When brains are best

Operational Research is marketed as "The Science of Better".  As a science, the models that we develop can be classified as falling into two categories, to answer the questions "What happens if ...?" followed by proposed changes, or "What's best?".  As students, we learnt how to use standard techniques to construct models of a variety of commercial situations, and then were faced with a course on computer simulation.

And the running joke through the course was "If all other models fail, use simulation".  Of course simulation was much more than the stop gap for problems where there was no neat technique.  We learnt that operational research was useful for all kinds of problems, and especially the "Messy" ones.  Lancaster's Skein House, where the O.R. Department was housed for many years, took its name form the two meanings of "skein".  One, for untangling a skein of wool, and making sense of the messiness of it; two, for describing a group of geese, with humorous reference to O.R. sometimes being a "wild goose chase".

Simulation models over the years have been extremely useful, and the development of visual simulation models has been a boon to many O.R. workers who can demonstrate the "What happens if?" situation in their commercial situation.  And the client can interact with what he/she can see.  There are times when the best tool for the decision-maker is a pair of eyes, looking at the details of the model and using their brain while spotting how the system behaves. 

Over the years, there have been many times when aspects of the work that I have done have highlighted the importance of eyes and brain.  The client looks at how parts of the system perform and comments on those parts - as well as the primary objectives of the model.  A well-constructed model needs to be geared to the brain of the client.

The other day, I was in correspondence about another area of commerce where mathematical modelling is not the complete answer to a business problem, although it has been used routinely for many problems.

An  irregular item, shrink-wrapped.  The wrapping extends to the tapered neck, but it is noteworthy that there is no printing on the material which has shrunk there.

Plastic shrink wrap is widely used in industry.  Shrink material is a material that on a molecular level is a mass of twisted elastic bands. In the unheated material, these "bands" have been stretched till they are all tight and then they have been locked in that position. When heated they spring back to their happy knotted state and the film shrinks to its reduced size.  The more that the material has to be shrunk, the more expensive it is.  For some packaging all that is needed is to wrap a sheet around an object and then use a heat source to shrink the plastic. But there are many products on the shelves of shops and supermarkets where the shrink wrap carries the label.  Just look at batteries, plastic bottles of juice, and cans of drinks.  The label has been printed onto the material before it is shrunk, so the printing shrinks as well.  So, the client knows what the final product should look like, and the printer has to work from that back to what should be printed, and where.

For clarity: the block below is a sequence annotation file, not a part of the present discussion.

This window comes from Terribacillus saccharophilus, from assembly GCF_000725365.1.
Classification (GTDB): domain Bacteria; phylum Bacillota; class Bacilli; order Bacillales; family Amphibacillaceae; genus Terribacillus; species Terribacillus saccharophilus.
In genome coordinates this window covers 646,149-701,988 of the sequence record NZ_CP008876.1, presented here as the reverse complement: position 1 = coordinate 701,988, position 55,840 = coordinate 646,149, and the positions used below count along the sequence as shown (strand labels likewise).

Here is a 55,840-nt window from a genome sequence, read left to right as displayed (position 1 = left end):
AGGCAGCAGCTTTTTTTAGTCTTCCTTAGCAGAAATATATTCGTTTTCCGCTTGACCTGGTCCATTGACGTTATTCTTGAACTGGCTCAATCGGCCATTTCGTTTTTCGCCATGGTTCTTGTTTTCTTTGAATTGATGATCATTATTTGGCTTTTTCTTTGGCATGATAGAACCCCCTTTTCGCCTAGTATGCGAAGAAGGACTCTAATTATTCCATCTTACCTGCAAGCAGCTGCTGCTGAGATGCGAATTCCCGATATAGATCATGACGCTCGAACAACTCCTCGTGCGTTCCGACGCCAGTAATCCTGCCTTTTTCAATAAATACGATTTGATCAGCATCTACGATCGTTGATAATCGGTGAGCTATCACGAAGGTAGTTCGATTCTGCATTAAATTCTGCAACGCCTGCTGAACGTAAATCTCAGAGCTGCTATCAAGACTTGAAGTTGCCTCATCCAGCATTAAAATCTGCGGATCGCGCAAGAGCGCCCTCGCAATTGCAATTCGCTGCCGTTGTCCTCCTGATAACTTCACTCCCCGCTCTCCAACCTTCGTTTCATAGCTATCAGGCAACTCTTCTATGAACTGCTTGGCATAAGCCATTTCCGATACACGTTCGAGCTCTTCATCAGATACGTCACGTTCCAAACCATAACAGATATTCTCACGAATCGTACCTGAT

So far so good.  If the object to be wrapped is a box, or a simple cylinder, then the printing will be straightforward, expanded in one or two dimensions.  But, businesses want to wrap more complex shapes, such as cones, or the flattened cone shape used in spray cleaners.

So, the engineers work by a sort of adaptive process, starting with a printed grid being shrunk and then measured.  Working back from the result, one can work out what to print and where.  Just like a neat mathematical technique in O.R.

Unfortunately, this client had a circular logo which had to appear on the package.  The engineers made their grids, measured them, and devised a print scheme with a distorted logo which would distort to appear correct when it was shrunk.  It didn't work.  Put bluntly, it looked wrong.  The human eye could see that it wasn't quite a circle, and did not interpret it correctly.

So, here was a case for a sort of interactive simulation process of "What's best?"  The engineers printed the logo in various places on the label, each design calculated to distort to the right shape.  Then they worked alongside the client to see where his human eyes and brain interpreted the result as the company's circular logo.  Where mathematics failed, the human eye and human brains won.

It was a good job that the engineers didn't rely on their models - they worked with the client to reach a "better" solution.  Just as we in O.R. need to remember that the client knows best.


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